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Ys
ysabel
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May 2011
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Ys [userpic]
Reposted from elsewhere

This is part of a discussion about the definition of Marriage, particularly in the context of gay marriage. I thought I'd add my thoughts here as well.



On a less esoteric slant: having read a bunch of both of your opinions in these couple of threads, I have to say that I have absolutely no problem with your definition of your ideal relationships. They make sense and are consistent.

The concern I have is the same concern I have with a wide variety of beliefs, and that's the question of 'at what point is it acceptable for a society to enforce the beliefs of a subset of society?' If you believe in any kind of absolute right or wrong then there is obviously some set of behaviours that it is essential that a society regulate. If you look at things from a 'societal survival mechanisms' standpoint, then there are also behaviours that a society must regulate. However, these sets are not necessarily the same.

Also, your belief of right and wrong and my belief of right and wrong may well be different. How does one decide what can be imposed on the society as a whole and what can be left to individuals to decide?

I regularly see statements to the effect that America is a Christian nation; however, if you read the writings of the Founding Fathers, that is clearly something they were trying to avoid. As someone who is not at least in any traditional sense Christian, I will admit that I find the notion that I'm now living in a Christian nation a little scary. There are some Christian sects that would find my very existence anathema, and if they are allowed to impose their values, then my life is in jeopardy.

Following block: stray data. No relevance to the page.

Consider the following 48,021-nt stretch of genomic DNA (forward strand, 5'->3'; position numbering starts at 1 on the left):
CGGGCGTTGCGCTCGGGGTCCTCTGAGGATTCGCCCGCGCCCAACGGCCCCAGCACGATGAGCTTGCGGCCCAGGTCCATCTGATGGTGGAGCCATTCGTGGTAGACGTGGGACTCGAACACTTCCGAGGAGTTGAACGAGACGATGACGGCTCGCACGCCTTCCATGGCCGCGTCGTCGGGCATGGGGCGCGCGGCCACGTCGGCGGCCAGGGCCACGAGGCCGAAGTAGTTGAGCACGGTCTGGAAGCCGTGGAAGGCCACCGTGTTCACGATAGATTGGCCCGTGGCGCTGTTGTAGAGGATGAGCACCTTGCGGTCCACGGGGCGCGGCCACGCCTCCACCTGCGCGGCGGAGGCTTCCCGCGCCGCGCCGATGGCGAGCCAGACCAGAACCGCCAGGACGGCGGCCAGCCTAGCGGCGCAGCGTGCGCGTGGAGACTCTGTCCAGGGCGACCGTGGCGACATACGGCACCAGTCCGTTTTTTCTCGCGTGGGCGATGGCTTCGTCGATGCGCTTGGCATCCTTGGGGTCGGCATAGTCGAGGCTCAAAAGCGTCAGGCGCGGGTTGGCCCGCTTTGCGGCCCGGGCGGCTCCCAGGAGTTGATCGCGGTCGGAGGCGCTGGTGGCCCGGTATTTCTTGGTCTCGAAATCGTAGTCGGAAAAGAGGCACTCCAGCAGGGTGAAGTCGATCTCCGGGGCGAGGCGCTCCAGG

Honestly, I don't have answers to these questions. On the Marriage front, though, it's pretty clear that the majority of people in the society I live in wish to make it as difficult as possble for me to pursue my ideal relationship in which to raise my children (a polygamous one), though, and that saddens me.

Personally, I would prefer that secular society restrict itself to the societal survival mechanism view and assume that civil unions are societal structures for raising children (encouraging the next generation of taxpayers) and any set of adults of any gender that are committed to having a stable environment in which to raise children get the secular encouragements; religious and/or spiritual unions should be left up to the personal religion(s) of the participants.

The question is, do I want that for facile reasons? Do I want it just because it would reduce the mountain of paperwork I currently have that can be challenged in court that allows me to, say, keep one of my spouse's abusive mother away from her in case of some significant accident or the like?

I don't think so...but I don't know for sure.

Current Mood: contemplativecontemplative
Comments
(no subject) - (Anonymous)

I am an educated person and I respectfully do not agree--at very least, with the notion of a secular state. :)

(no subject) - (Anonymous)
Re: I'm a logicalkitty

*chuckle*

Would it help if I said we should remain a Deist state--or a state that values religion--rather than saying 'We should be a Christian state?'